In a recent interview with Video Games Chronicle, Bayonetta and Devil May Cry creator Hideki Kamiya addressed criticism toward the term “JRPG,” saying Japanese developers should actually be very proud of the distinction it implies.
JRPG, meaning Japanese role-playing game, was a term popularized in the ‘90s as a way to distinguish Japanese-made console RPGs like Final Fantasy from more PC-style RPGs developed by western studios. This distinction, while accepted in the west as innocuous, had a lot of baggage for some Japanese developers, like Final Fantasy XVI producer Naoki Yoshida, who’s described how the term could feel othering. In an interview with Skill-Up, Yoshida revealed he never loved the term because of how it compartmentalized their works into a “JRPG box.”
“For us as developers [in Japan], the first time we heard it, it was like a discriminatory term,” Yoshida told Skill-Up. “[It felt] as though we were being made fun of for creating these games, and so for some developers, the term JRPG can be something that will maybe trigger bad feelings because of what it was in the past.”
When discussing the cultural differences between Bayonetta and God of War’s Kratos with VGC, Kamiya said he disagreed with Yoshida’s sentiments, and that he saw the term JRPG in a more “positive light” that “should be celebrated moving forward.”
“When you look at God of War, you have Kratos,” Kamiya said. “He’s muscly, he’s huge, he’s bald, he looks really kick-ass, basically. So we thought, ‘okay, we have games like this which are becoming more popular globally, could we create something similar from a Japanese standpoint?’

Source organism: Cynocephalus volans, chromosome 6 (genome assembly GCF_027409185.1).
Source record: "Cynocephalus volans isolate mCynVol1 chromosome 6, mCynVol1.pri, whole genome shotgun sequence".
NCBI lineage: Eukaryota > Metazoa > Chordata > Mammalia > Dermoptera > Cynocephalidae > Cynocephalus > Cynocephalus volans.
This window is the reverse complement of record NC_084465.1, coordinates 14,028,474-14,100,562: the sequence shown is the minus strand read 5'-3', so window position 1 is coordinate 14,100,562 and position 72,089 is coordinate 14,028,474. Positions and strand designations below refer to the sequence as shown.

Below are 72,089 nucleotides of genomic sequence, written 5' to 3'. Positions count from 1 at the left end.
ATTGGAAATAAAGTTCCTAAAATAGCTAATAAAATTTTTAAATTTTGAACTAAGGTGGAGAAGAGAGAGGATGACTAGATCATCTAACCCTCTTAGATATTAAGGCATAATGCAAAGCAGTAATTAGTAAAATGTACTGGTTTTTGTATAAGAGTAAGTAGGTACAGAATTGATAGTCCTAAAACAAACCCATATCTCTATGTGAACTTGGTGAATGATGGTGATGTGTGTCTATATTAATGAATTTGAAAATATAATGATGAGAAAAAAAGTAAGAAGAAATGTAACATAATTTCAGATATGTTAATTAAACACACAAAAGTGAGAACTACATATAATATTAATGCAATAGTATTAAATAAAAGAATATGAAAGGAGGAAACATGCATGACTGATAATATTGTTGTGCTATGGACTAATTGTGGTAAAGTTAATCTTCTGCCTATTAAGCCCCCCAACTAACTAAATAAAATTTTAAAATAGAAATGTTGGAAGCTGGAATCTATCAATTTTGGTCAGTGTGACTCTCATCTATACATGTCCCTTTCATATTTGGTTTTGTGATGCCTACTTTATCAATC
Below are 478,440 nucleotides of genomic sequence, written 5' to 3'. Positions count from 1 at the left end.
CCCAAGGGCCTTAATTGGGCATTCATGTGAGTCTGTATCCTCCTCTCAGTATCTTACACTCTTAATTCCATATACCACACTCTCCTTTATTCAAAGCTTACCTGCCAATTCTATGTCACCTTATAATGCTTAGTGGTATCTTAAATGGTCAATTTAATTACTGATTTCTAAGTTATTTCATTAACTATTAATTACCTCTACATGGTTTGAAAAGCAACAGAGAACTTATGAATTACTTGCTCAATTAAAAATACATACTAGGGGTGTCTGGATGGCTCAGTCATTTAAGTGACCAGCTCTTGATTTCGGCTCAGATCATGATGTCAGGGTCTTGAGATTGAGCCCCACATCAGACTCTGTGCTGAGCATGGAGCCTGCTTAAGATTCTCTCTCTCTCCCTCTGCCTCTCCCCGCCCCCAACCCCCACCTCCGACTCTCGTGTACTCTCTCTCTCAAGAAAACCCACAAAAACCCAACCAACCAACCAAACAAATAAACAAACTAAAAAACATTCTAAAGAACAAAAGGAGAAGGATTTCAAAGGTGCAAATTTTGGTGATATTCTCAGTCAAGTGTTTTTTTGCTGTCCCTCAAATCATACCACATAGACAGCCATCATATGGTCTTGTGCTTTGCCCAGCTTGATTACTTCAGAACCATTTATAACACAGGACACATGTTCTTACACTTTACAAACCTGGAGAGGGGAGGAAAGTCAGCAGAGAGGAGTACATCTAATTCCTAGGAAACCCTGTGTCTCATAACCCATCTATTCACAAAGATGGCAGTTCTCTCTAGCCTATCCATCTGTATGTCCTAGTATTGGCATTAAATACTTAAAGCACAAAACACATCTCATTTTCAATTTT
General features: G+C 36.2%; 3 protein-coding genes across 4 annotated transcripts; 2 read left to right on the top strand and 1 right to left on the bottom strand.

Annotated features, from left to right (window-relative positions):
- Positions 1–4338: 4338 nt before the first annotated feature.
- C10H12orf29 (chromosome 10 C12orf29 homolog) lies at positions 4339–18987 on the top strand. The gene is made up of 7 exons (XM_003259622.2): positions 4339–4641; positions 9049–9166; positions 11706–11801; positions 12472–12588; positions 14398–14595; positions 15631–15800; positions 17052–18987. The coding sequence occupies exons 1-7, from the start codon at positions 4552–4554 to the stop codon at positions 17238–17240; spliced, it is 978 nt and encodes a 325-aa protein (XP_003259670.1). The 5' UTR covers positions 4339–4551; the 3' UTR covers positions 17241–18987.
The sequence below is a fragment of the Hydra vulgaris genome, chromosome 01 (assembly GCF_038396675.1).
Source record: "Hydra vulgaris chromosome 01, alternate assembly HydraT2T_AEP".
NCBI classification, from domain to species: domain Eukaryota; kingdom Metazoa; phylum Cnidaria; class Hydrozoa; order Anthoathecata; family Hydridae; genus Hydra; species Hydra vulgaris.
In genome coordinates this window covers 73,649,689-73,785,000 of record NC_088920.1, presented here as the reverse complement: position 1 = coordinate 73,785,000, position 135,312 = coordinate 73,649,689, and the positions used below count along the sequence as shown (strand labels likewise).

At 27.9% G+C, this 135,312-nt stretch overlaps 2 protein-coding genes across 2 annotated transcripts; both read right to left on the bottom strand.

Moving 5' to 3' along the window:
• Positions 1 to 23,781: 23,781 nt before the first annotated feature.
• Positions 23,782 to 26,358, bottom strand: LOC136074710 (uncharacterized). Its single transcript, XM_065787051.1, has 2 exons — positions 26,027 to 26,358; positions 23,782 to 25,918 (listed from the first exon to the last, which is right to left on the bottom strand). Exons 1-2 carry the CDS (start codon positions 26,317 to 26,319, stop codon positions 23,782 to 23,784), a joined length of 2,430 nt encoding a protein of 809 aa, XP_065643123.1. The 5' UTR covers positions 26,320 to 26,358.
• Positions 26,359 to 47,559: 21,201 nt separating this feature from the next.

We discussed this internally, and the conclusion was that no, we obviously can’t, because this is something that’s not unique to us as Japanese creators. So in order to make an action game that would stand out we needed to create something that expressed our unique sensitivities as Japanese creators, and Bayonetta was a result of that. When you look at Bayonetta as a character, she doesn’t look strong like Kratos, she doesn’t look like she could take on these massive demons, but she was very unique in the way she was created, in the way we view action game heroes, from a unique Japanese viewpoint.
So when it comes to the term “JRPG”, this is something that ties into this– these are RPG games that, in a sense, only Japanese creators can make with their unique sensitivity when it comes to creating these experiences. I think it’s certainly something that should be celebrated moving forward, and someone should actually aim to make a “king of JRPGs” game to express that. As Japanese game creators, we’re very proud of the actual term JRPG.
While Kamiya has no qualms over the term JRPG, he does take issue with gamers calling a title “retro” because “hearing the word ‘retro’ from a Japanese viewpoint, suggests more of a ‘fad’ brought back from a past era and reskinned for the current era.” Basically, he thinks the term is disrespectful and would prefer older games be referred to as simply that or as “classic games.”
“I love games from all generations, and just because the game is ‘retro’ doesn’t mean it’s retro, because it’s the same game that existed years or decades ago—it still exists and it’s still playable and it’s still an experience that’s very unique in its own right—so there’s really no need to refer to it as ‘retro’ because it still does have special memories and experiences that stay with you after all these years,” Kamiya said. “That’s why I like to use the term ‘classic games.’”